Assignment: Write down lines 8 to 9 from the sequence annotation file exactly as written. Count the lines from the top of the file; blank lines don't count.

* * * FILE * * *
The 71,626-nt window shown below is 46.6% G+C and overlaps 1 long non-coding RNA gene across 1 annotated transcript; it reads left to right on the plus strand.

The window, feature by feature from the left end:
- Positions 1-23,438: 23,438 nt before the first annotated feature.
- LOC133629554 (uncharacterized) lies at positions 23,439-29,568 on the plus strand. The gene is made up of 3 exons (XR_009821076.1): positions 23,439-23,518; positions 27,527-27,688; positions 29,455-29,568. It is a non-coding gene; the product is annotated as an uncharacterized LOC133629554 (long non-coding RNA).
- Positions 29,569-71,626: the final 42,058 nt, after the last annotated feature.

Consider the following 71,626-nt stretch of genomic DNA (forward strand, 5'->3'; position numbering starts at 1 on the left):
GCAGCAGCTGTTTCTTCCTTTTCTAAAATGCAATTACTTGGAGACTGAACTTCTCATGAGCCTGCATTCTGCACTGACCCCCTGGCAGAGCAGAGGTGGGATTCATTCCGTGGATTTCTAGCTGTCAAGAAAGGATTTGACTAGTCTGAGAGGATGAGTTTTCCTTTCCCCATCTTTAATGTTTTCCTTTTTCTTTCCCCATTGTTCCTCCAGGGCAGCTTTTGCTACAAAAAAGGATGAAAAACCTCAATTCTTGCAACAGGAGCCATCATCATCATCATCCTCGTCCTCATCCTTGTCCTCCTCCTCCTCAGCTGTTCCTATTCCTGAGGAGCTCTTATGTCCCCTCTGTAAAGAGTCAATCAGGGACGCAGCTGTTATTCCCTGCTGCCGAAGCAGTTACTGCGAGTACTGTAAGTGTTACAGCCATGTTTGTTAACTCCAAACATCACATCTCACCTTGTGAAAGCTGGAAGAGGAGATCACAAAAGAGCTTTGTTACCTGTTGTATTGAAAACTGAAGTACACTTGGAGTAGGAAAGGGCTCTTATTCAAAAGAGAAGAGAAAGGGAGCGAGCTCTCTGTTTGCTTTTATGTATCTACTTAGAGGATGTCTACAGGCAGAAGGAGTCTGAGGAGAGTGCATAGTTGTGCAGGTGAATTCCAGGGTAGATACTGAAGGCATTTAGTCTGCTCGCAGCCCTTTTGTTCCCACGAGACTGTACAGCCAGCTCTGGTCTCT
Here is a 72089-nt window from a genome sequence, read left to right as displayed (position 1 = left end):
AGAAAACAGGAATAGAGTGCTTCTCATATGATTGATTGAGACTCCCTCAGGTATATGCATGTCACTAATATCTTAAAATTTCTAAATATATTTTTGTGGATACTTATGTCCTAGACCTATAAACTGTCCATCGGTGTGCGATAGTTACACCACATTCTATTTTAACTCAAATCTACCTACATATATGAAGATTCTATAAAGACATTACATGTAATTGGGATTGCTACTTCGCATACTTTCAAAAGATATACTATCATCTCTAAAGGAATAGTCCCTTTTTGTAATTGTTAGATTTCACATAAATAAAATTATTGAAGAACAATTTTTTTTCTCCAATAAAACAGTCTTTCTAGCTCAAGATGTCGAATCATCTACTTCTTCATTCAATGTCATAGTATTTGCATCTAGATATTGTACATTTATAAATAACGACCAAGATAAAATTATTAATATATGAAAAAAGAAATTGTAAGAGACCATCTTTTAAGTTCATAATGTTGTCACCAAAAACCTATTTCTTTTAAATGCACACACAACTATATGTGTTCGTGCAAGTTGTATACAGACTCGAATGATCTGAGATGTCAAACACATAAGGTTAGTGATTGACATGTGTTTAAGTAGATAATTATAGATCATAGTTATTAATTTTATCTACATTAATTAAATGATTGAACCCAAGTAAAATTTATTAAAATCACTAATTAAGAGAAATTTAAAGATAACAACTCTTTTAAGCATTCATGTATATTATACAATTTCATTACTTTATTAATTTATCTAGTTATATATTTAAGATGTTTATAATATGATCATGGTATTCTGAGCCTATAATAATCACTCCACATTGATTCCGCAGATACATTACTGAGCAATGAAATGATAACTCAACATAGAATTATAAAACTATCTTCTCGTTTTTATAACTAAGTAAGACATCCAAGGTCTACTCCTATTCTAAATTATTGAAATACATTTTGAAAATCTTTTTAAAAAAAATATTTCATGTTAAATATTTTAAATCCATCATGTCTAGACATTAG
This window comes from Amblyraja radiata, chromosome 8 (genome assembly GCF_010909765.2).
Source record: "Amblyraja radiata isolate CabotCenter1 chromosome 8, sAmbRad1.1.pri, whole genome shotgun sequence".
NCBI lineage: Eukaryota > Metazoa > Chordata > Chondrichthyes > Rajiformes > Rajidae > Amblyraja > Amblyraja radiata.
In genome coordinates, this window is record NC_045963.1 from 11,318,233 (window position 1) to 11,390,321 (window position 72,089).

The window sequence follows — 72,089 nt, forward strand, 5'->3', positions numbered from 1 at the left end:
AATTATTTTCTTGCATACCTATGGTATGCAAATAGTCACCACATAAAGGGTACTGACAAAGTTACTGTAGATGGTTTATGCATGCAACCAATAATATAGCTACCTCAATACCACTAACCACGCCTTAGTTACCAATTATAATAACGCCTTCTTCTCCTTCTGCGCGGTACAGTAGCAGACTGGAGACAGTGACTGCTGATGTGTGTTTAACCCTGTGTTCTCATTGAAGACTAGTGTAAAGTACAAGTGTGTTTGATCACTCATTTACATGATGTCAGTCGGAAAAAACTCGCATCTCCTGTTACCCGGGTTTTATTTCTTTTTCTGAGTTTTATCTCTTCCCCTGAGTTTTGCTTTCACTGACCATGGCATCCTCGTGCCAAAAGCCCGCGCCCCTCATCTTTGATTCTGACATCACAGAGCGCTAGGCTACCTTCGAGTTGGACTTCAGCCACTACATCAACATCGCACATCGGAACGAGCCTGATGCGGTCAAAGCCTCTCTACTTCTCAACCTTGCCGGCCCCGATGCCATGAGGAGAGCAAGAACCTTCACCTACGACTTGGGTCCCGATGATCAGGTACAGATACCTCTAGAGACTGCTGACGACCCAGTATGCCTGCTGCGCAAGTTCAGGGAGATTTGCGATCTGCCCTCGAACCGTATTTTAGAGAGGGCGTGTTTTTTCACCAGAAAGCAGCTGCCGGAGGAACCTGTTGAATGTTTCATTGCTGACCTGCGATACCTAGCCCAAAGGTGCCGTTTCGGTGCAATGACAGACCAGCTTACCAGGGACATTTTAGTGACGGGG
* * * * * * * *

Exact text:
Here is a 72089-nt window from a genome sequence, read left to right as displayed (position 1 = left end):
AGAAAACAGGAATAGAGTGCTTCTCATATGATTGATTGAGACTCCCTCAGGTATATGCATGTCACTAATATCTTAAAATTTCTAAATATATTTTTGTGGATACTTATGTCCTAGACCTATAAACTGTCCATCGGTGTGCGATAGTTACACCACATTCTATTTTAACTCAAATCTACCTACATATATGAAGATTCTATAAAGACATTACATGTAATTGGGATTGCTACTTCGCATACTTTCAAAAGATATACTATCATCTCTAAAGGAATAGTCCCTTTTTGTAATTGTTAGATTTCACATAAATAAAATTATTGAAGAACAATTTTTTTTCTCCAATAAAACAGTCTTTCTAGCTCAAGATGTCGAATCATCTACTTCTTCATTCAATGTCATAGTATTTGCATCTAGATATTGTACATTTATAAATAACGACCAAGATAAAATTATTAATATATGAAAAAAGAAATTGTAAGAGACCATCTTTTAAGTTCATAATGTTGTCACCAAAAACCTATTTCTTTTAAATGCACACACAACTATATGTGTTCGTGCAAGTTGTATACAGACTCGAATGATCTGAGATGTCAAACACATAAGGTTAGTGATTGACATGTGTTTAAGTAGATAATTATAGATCATAGTTATTAATTTTATCTACATTAATTAAATGATTGAACCCAAGTAAAATTTATTAAAATCACTAATTAAGAGAAATTTAAAGATAACAACTCTTTTAAGCATTCATGTATATTATACAATTTCATTACTTTATTAATTTATCTAGTTATATATTTAAGATGTTTATAATATGATCATGGTATTCTGAGCCTATAATAATCACTCCACATTGATTCCGCAGATACATTACTGAGCAATGAAATGATAACTCAACATAGAATTATAAAACTATCTTCTCGTTTTTATAACTAAGTAAGACATCCAAGGTCTACTCCTATTCTAAATTATTGAAATACATTTTGAAAATCTTTTTAAAAAAAATATTTCATGTTAAATATTTTAAATCCATCATGTCTAGACATTAG